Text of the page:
The UK Space Agency's International Partnership Programme (IPP) has awarded a contract worth £14.2 million to a sustainability software and data company to protect against deforestation and improve forest management across 300 million hectares of tropical forests - an area 12 times the size of the United Kingdom.

In the largest contract so far to come from the £150 million UK Space Agency programme, Edinburgh-based company Ecometrica will lead an international consortium that brings together many of the world's leading experts on forest monitoring as part of the IPP's 'Forests 2020' project..

As part of the project, Ecometrica will sub-contract experts from the Universities of Edinburgh and Leicester, and fellow Edinburgh company Carbomap, a specialist in LiDAR forest mapping. The project will also see Ecometrica bring together various partners in Brazil, Colombia, Ghana, Indonesia, Kenya and Mexico, where Earth observation laboratories will be set up to assess threats to rainforests and help direct conservation resources. The project is due to complete in March 2020.

Launched earlier in 2016, the IPP brings together British space knowledge, expertise and capability to "provide a sustainable, economic or societal benefit to undeveloped nations and developing economies".

Ray Fielding, Head of the UK Space Agency IPP, said: “The programme will identify innovative ways that space technology can help in this important area, which has been identified by the UN as key for sustainable development, and we intend to make a real difference to the people on the ground working to preserve the world’s forests.”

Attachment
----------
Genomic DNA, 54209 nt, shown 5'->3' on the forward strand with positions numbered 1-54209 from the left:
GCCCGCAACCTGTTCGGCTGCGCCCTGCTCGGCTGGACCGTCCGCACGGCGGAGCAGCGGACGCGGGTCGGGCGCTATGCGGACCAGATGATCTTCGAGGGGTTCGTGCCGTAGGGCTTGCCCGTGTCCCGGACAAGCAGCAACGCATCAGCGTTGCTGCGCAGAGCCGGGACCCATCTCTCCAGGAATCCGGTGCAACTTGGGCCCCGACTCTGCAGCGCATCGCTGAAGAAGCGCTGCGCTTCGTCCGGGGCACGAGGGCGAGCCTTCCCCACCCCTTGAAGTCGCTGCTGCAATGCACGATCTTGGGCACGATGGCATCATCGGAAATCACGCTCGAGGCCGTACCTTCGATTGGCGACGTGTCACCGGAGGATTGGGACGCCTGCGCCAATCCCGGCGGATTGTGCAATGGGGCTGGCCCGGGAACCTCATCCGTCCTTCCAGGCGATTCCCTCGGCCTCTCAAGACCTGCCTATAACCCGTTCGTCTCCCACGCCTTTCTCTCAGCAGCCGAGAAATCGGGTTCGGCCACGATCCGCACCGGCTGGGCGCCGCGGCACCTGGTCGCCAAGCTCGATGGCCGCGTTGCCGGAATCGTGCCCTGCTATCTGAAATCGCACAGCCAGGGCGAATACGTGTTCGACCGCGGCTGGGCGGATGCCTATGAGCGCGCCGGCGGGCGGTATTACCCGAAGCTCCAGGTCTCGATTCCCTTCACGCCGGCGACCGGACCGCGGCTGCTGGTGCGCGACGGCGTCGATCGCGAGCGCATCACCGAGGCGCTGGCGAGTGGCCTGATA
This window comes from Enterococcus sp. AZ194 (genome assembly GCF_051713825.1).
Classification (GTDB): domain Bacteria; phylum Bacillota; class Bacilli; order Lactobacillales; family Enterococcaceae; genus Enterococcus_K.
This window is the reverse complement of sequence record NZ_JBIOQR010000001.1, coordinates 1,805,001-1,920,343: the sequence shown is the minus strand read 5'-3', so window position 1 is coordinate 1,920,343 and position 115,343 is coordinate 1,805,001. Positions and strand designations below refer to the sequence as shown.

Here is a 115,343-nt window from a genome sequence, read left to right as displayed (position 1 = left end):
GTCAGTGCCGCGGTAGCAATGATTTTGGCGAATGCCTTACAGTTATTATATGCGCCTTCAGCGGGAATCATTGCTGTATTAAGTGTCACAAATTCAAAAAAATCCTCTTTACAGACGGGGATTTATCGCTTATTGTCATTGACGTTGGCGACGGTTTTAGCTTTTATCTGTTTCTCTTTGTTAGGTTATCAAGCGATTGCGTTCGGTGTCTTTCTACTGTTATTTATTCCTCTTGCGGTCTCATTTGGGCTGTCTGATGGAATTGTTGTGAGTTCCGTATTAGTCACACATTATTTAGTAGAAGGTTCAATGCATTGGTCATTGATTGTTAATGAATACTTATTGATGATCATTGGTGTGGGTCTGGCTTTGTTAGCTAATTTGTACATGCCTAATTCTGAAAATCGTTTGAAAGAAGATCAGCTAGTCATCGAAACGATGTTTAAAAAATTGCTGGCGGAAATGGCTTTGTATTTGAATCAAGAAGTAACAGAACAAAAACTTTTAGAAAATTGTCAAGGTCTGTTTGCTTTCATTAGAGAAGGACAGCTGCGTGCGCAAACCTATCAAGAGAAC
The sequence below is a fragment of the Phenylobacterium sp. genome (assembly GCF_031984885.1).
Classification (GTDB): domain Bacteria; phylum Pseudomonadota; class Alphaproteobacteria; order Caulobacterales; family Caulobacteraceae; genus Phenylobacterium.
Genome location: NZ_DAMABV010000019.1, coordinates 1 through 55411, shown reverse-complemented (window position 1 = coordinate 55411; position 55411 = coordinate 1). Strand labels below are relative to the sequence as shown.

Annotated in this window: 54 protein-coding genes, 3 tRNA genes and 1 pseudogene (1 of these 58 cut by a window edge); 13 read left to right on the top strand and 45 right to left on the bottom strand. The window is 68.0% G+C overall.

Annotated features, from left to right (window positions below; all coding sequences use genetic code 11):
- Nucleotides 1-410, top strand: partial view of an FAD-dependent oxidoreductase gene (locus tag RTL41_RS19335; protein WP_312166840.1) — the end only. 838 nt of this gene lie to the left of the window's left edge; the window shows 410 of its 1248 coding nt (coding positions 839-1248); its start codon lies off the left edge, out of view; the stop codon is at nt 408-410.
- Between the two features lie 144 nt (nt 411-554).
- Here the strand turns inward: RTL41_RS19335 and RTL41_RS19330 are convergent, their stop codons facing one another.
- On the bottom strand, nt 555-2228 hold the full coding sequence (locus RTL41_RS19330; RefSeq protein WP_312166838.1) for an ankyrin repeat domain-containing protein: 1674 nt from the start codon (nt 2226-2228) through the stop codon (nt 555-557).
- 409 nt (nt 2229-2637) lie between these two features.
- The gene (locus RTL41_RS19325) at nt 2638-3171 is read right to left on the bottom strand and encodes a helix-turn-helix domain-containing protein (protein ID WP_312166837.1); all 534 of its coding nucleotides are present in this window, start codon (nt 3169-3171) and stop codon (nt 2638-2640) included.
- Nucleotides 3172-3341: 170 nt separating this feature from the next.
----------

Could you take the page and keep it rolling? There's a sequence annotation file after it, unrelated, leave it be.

Dr Richard Tipper, executive chairman of Ecometrica, continued: “Working with several organisations in each of the six countries, including research institutions, NGOs and conservationists on the ground, this project will help improve the capacity to implement effective forest and ecosystem monitoring services. It is estimated that improved monitoring systems, which enable a more targeted approach, could help prevent the loss of four to six million hectares of forest over the next decade: that's an area more than half the size of Scotland, or two to three times the size of Wales!

"We all know how important tropical rainforests are to the survival of the global ecosystem, but most people are only just waking up to the fact that we need to use technology to make sure conservation efforts are effective and properly directed. The Earth Observation platforms will ensure threats such as fires and illegal logging are detected sooner, and make the response on the ground faster and more cost effective."

The Forests 2020 project follows Ecometrica's earlier success in leading the UK Space Agency's International Partnership Space Programme (IPSP) in 2015/16, which created a network of virtual regional Earth Observation Labs in Brazil and Mexico to develop suitable products for the forest sector.